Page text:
Work performed from the beginning of the project to the end of the period covered by the report and main results achieved so far

Interim results

Objective 1.
- The presence of bacterial DNA was observed in the pancreas of diabetic and non-diabetic subjects, with higher amount of bacteria in diabetic subjects.
- using metagenomics sequencing in the first 10 subjects, mainly Proteobacteria were identified (90.79% ± 6.57%). On the class level, mostly Gammaproteobacteria (60.92% ± 19.92%) were identified. In a number of T2DM patients, the most dominant species was the Enterobacter.

After literature search we decided to do further tests with Enterobacter cloacae (ATCC 13047), which is Gram-negative, LPS producing, facultative anaerobe, belonging to the taxa of gammaproteobacteria and, although a commensal bacterium, considered an opportunistic potentially pathogenic strain.

Objective 2a: In objective 2a, we aimed to assess the effect of the bacterium obtained in objective 1, on pancreatic beta-cell function.
- Heat-inactivated E. Cloacae impaired beta-cell function (glucose-stimulated insulin secretion) in freshly isolated rodent islets. Inoculation of the clonal beta-cell line INS1E did not show any effect on the insulin secretion (data not shown), suggesting that immune cells present in the freshly isolated islets are mediating the effect of the inoculated bacteria.
- In vivo, gavaging viable bacteria into C57BL/6 mice resulted in diarrhea in many of the treated mice, resulting in lower body weight as well as lower fasting glucose levels and improved glucose tolerance during the OGTT. Based on these observations, we concluded that oral gavage of E. Cloacae is not a suited model to assess the effects of this bacterium on pancreatic beta-cell function
- Given the challenges met during the gavage studies, we decided to introduce HI bacteria directly into the pancreas of C57BL/6 mice to observe their pancreatic effects. To do so, in a recently conducted pilot study with 4 mice per group, 6-week old mice were put on a high-fat diet or low-fat diet for 4 weeks and E. Cloacae was injected in the pancreas via the common bile duct. We observed that HI-bacteria (compared to sham surgery) had higher fasting glucose levels and impaired insulin response.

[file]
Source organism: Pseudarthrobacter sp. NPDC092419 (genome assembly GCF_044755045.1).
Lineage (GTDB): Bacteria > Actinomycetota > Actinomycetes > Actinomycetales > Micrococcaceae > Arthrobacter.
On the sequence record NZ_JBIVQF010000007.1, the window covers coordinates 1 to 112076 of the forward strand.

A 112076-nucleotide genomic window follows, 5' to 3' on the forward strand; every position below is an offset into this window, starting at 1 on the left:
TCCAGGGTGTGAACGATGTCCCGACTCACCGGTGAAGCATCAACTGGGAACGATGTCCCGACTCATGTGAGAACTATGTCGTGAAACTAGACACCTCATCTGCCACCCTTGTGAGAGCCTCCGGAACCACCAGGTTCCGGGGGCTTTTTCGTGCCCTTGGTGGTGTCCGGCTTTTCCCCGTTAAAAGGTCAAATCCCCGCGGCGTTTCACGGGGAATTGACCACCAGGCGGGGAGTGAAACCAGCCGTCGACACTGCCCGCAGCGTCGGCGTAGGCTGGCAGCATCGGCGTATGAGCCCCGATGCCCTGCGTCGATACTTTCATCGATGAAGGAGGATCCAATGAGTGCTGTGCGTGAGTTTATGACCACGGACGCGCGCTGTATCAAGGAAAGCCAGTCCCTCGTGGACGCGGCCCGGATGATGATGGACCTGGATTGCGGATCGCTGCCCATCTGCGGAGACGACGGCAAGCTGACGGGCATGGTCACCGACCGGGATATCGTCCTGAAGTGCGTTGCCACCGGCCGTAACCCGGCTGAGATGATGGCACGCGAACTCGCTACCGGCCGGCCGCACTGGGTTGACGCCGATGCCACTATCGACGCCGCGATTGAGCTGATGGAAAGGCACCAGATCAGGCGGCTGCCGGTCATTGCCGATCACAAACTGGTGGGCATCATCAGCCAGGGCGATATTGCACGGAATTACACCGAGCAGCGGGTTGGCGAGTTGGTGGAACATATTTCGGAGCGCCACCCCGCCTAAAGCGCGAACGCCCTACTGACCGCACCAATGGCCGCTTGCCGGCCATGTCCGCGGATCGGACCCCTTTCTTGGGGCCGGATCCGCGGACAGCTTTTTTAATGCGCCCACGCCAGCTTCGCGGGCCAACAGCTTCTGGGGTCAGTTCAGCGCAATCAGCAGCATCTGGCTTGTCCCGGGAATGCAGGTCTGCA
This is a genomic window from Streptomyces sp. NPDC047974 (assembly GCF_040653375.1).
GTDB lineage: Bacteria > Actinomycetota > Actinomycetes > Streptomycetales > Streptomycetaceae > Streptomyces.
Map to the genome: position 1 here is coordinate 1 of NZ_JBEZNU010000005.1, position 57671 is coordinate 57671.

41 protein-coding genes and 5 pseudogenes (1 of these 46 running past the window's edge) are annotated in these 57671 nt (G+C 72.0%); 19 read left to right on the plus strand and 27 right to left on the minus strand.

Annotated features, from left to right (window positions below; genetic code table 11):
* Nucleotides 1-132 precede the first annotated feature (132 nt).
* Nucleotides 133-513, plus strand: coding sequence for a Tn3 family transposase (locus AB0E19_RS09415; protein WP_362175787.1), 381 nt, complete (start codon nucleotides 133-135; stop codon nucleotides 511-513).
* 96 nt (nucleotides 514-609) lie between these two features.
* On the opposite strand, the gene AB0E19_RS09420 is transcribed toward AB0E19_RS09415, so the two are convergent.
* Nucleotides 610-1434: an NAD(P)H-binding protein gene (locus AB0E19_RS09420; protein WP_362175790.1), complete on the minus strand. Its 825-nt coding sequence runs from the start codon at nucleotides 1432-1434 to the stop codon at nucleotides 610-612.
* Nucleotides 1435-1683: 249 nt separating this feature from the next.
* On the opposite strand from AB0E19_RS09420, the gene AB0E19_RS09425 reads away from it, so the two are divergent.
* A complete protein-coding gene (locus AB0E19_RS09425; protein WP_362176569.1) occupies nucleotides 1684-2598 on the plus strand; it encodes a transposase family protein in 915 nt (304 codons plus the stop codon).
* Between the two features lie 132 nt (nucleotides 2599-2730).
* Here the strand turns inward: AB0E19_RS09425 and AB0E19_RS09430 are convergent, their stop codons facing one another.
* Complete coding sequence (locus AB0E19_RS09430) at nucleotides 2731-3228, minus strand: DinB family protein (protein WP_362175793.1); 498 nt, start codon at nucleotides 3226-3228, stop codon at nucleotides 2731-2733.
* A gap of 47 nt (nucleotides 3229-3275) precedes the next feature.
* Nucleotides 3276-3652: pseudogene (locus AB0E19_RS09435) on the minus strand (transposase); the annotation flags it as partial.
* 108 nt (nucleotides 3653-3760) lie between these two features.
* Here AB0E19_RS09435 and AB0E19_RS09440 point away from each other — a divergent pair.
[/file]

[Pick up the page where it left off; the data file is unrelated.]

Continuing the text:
Progress beyond the state of the art and expected potential impact (including the socio-economic impact and the wider societal implications of the project so far)

These preliminary data indicate that DNA of G-bacteria is present in the pancreas of patients with T2DM and that one of the observed bacteria, E. Cloacae, is able to modulate beta-cell function both in vitro and in vivo.

Further work is planned during the second year of the fellow hip:
- further detailing of microbiota in pancreatic biopsies from T2D patients and controls (sequencing)
- investigating the mechanisms of E. Cloacae induced beta-cell dysfunction with appropriate controls
- Assessment of the effects of different metabolites produced by proteobacteria on beta-cell function
- Sequencing of tissue from performed gavage studies to monitor bacterial translocation
- Extend intraductal injection studies to assess direct in vivo effects of E. Cloacae at the level of the pancreatic beta-cell
- Further investigate the role TLR4 by studying effects of E.Cloacae in TLR4 pancreas specific k.o. mice

With these results I expect to be able to detail the role of the G-negative bacterium E. Cloacae on beta-cell inflammation and whether modulation of this bacterium-interaction with the immune system is a viable way of protecting pancreatic islets.
The socio-economic and societal implications will be addressed at the final report and are dependent on the results.
Clearly, if the G-negative bacteria from the gut or the products they secrete are a driver in beta-cell failure, they form a clear target for therapy, as beta-cell failure is driving force in the development and progression of diabetes.